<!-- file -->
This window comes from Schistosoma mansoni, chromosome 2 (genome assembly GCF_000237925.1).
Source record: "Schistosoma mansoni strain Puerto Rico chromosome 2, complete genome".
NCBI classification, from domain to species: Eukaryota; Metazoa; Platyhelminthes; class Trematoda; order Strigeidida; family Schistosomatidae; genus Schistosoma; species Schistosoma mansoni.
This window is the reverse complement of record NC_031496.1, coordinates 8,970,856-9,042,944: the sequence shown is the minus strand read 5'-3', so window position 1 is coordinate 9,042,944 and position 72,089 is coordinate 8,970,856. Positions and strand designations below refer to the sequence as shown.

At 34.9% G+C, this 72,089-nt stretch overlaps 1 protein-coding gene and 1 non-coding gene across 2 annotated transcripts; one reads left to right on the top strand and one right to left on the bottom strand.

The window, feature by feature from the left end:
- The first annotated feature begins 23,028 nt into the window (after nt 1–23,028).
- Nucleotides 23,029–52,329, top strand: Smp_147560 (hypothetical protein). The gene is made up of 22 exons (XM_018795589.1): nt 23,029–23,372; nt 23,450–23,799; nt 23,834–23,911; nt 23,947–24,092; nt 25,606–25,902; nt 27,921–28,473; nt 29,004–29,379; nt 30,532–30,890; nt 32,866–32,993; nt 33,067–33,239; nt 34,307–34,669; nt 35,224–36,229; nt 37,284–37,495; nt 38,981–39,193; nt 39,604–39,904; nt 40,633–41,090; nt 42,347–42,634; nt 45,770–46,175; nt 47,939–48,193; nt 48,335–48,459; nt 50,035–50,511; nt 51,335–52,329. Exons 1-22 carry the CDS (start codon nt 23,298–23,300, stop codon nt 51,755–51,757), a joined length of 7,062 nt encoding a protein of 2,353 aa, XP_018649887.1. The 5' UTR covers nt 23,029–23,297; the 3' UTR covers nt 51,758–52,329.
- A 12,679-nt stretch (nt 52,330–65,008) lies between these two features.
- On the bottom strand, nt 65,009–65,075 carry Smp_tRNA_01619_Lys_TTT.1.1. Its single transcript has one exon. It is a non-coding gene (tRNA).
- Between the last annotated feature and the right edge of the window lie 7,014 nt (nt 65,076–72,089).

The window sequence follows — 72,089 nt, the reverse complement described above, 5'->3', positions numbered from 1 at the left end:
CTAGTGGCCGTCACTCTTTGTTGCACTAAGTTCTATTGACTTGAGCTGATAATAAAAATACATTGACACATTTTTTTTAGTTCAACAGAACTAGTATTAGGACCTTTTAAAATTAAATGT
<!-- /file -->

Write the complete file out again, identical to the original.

This window comes from Schistosoma mansoni, chromosome 2 (genome assembly GCF_000237925.1).
Source record: "Schistosoma mansoni strain Puerto Rico chromosome 2, complete genome".
NCBI classification, from domain to species: Eukaryota; Metazoa; Platyhelminthes; class Trematoda; order Strigeidida; family Schistosomatidae; genus Schistosoma; species Schistosoma mansoni.
This window is the reverse complement of record NC_031496.1, coordinates 8,970,856-9,042,944: the sequence shown is the minus strand read 5'-3', so window position 1 is coordinate 9,042,944 and position 72,089 is coordinate 8,970,856. Positions and strand designations below refer to the sequence as shown.

At 34.9% G+C, this 72,089-nt stretch overlaps 1 protein-coding gene and 1 non-coding gene across 2 annotated transcripts; one reads left to right on the top strand and one right to left on the bottom strand.

The window, feature by feature from the left end:
- The first annotated feature begins 23,028 nt into the window (after nt 1–23,028).
- Nucleotides 23,029–52,329, top strand: Smp_147560 (hypothetical protein). The gene is made up of 22 exons (XM_018795589.1): nt 23,029–23,372; nt 23,450–23,799; nt 23,834–23,911; nt 23,947–24,092; nt 25,606–25,902; nt 27,921–28,473; nt 29,004–29,379; nt 30,532–30,890; nt 32,866–32,993; nt 33,067–33,239; nt 34,307–34,669; nt 35,224–36,229; nt 37,284–37,495; nt 38,981–39,193; nt 39,604–39,904; nt 40,633–41,090; nt 42,347–42,634; nt 45,770–46,175; nt 47,939–48,193; nt 48,335–48,459; nt 50,035–50,511; nt 51,335–52,329. Exons 1-22 carry the CDS (start codon nt 23,298–23,300, stop codon nt 51,755–51,757), a joined length of 7,062 nt encoding a protein of 2,353 aa, XP_018649887.1. The 5' UTR covers nt 23,029–23,297; the 3' UTR covers nt 51,758–52,329.
- A 12,679-nt stretch (nt 52,330–65,008) lies between these two features.
- On the bottom strand, nt 65,009–65,075 carry Smp_tRNA_01619_Lys_TTT.1.1. Its single transcript has one exon. It is a non-coding gene (tRNA).
- Between the last annotated feature and the right edge of the window lie 7,014 nt (nt 65,076–72,089).

The window sequence follows — 72,089 nt, the reverse complement described above, 5'->3', positions numbered from 1 at the left end:
CTAGTGGCCGTCACTCTTTGTTGCACTAAGTTCTATTGACTTGAGCTGATAATAAAAATACATTGACACATTTTTTTTAGTTCAACAGAACTAGTATTAGGACCTTTTAAAATTAAATGT